Syria protest June 14, 2011 (AP)
An anti-government protest in Syria, June 14, 2011. Photo by AP
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One protester was killed when Syrian security forces used tear gas and live ammunition against thousands of demonstrators who took to the streets Friday across the country.

The Syrian Observatory for Human Rights said that the protester was shot dead in the Mediterranean port city of Latakia, where hundreds of demonstrators were calling for overthrowing the regime.

Several people were injured.

Heavy gunfire was also heard in the Damascus districts of Hajar al-Aswad and Zahra, the group added.

Protesters turned out for the demonstrations that they had dubbed "Your Silence is Killing Us" - to protest against the relative silence from neighboring Arab countries to the Damascus government crackdown, as well as against Syrians who support President Bashar Assad.

"All countries condemned attacks in Norway, which left 90 people dead. In Syria, some 2,000 have been killed, but the Arab rulers and the Arab League remain silent," activists said in a Facebook message.

In the northwestern city of Idlib, around 15,000 people were protesting as snipers were deployed on the top of one of the main mosques in the centre of the city, activists said.

In the southern city of Daraa, security forces fired live ammunition and tear gas canisters against protesters. Several people were arrested, including two boys aged 13 and 14, activists said.

Around 10,000 gathered in Homs and in support of other provinces where recent crackdown left several killed, said the opposition group the Local Coordination Committees of Syria.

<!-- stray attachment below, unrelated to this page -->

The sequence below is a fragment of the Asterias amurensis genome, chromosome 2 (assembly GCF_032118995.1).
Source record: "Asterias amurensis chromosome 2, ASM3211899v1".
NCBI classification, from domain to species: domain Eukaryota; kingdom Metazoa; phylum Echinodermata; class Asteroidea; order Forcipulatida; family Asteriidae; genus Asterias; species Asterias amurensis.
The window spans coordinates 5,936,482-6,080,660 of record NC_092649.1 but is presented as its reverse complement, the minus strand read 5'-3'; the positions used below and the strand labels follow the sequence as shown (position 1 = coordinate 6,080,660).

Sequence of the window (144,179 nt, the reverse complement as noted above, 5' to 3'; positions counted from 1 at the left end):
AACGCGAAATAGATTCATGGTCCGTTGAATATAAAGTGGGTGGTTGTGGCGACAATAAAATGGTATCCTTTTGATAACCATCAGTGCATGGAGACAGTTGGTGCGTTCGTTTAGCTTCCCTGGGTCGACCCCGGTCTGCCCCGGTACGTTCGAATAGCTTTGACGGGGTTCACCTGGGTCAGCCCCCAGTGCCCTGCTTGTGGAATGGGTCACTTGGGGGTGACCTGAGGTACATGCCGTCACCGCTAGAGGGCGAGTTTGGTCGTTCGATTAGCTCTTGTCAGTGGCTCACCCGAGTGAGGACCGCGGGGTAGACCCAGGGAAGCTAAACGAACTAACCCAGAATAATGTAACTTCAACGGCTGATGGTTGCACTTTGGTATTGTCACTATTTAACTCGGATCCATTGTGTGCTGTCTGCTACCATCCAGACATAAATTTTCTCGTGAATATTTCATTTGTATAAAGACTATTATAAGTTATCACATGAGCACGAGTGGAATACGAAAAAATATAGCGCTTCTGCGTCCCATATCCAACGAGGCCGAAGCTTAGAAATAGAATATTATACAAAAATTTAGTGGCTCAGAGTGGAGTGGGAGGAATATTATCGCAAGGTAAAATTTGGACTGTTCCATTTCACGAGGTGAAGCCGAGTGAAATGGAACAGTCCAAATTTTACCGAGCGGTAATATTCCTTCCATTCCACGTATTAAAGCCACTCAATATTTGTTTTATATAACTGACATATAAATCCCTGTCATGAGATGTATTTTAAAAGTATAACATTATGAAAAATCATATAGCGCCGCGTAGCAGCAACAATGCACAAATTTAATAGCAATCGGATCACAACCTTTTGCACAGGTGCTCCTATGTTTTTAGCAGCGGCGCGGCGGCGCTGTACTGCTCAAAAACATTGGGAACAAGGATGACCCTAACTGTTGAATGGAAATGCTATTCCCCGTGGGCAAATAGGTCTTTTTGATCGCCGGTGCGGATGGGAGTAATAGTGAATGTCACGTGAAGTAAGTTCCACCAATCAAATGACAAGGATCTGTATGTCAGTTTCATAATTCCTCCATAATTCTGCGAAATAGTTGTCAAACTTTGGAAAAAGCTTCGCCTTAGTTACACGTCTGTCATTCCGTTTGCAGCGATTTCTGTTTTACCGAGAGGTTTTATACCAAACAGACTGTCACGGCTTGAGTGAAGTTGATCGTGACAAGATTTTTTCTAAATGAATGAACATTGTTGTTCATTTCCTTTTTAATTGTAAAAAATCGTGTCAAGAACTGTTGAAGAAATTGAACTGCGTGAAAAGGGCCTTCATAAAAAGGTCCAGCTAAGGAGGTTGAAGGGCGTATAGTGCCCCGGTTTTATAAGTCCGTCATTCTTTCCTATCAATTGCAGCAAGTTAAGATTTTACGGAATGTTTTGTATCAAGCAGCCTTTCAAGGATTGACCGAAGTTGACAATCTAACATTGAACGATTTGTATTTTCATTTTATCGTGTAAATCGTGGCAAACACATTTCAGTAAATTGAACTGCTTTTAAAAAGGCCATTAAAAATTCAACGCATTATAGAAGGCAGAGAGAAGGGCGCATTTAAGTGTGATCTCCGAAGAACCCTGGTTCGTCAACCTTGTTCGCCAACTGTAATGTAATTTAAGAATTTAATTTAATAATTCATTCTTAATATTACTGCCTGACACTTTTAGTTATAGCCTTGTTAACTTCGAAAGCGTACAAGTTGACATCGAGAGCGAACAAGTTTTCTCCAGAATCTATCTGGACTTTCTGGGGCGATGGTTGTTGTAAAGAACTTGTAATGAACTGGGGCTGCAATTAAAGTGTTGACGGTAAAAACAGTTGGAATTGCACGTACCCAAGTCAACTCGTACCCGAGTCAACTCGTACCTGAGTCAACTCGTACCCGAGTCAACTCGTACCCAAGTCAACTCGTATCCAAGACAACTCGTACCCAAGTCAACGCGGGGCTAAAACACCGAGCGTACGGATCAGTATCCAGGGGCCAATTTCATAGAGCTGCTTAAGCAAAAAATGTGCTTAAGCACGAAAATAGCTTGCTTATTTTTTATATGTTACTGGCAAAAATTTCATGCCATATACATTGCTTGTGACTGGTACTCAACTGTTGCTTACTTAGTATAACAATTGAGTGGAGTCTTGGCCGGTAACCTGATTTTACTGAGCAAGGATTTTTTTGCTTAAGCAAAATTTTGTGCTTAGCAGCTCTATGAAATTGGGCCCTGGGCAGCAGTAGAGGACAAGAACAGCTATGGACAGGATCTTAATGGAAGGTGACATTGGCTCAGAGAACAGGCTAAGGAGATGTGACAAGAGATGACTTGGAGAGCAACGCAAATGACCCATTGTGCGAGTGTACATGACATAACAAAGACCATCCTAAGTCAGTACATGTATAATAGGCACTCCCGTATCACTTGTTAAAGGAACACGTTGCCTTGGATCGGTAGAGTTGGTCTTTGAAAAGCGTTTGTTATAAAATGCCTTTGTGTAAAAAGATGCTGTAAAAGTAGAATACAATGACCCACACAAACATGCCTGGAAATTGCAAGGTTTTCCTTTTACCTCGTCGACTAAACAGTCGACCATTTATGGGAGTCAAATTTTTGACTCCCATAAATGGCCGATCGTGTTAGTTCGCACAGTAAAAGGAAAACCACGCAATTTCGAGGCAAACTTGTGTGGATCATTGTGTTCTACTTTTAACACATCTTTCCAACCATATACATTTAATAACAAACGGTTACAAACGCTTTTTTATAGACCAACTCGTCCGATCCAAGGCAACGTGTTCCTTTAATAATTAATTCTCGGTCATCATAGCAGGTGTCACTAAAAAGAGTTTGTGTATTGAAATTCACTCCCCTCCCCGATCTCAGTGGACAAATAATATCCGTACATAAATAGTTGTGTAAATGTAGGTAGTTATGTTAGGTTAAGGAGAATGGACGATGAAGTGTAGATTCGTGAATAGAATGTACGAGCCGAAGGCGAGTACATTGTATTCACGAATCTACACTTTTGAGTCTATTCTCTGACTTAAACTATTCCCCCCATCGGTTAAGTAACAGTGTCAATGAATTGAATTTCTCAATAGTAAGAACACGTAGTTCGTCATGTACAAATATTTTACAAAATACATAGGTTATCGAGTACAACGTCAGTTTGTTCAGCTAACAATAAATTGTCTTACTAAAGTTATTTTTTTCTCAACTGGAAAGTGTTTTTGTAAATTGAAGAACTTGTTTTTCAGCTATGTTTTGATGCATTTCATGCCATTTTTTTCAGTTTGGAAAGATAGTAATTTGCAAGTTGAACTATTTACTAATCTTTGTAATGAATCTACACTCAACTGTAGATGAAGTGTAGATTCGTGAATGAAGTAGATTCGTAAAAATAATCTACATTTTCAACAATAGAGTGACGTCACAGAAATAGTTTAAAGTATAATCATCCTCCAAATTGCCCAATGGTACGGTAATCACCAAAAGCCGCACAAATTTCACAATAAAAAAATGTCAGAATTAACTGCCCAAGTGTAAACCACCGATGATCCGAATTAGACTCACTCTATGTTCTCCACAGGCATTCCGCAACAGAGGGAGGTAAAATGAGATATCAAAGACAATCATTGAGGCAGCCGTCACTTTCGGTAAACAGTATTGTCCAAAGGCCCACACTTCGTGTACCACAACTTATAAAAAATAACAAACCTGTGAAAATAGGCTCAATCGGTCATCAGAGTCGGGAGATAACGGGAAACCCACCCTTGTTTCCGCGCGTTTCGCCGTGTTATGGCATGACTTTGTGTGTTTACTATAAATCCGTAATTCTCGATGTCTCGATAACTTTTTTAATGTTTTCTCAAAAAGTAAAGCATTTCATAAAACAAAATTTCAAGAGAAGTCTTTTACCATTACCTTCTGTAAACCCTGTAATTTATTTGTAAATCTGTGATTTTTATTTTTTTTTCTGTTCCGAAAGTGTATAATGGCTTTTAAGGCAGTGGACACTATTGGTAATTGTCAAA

Protesters in the neighborhood of Karam al-Shami, in Homs, came under heavy fire by security forces. Several people were injured.

Local human rights advocates say that more than 1,500 civilians have been killed since anti-government protests began in mid-March in Syria. Over 350 security personnel have also been killed.

There is virtually no independent verification of such reports and figures, as Syrian authorities have barred most foreign media and international human rights groups from the country.

Protesters have called for daily protests during the Muslim holy month, expected to begin on Monday. Activists from Homs said that pro-democracy protests would be held every night in Ramadan and continue until dawn.


Ramadan is one of the holiest months in the Islamic calendar during which Muslims have to abstain from eating and drinking from dawn to sunset.

Syrians have recently intensified their protests against the 11-year-old rule of Assad despite a draconian clampdown by the security and army troops.

Meanwhile, a Syrian official said Friday that a "terrorist" attack had targeted an oil pipeline in Homs, which he said was located near a dam, which irrigates large tracts of farmland.

"This is primarily a subversive and terrorist act, aimed at two vital sectors," the official Syrian News Agency SANA quoted Ghassan Abdel Aal, the governor of Homs, as saying.

"The explosion caused heavy damage to the pipeline and disrupted the irrigation process as it caused oil pollution in the dam and irrigation canals," said Abdel Aal.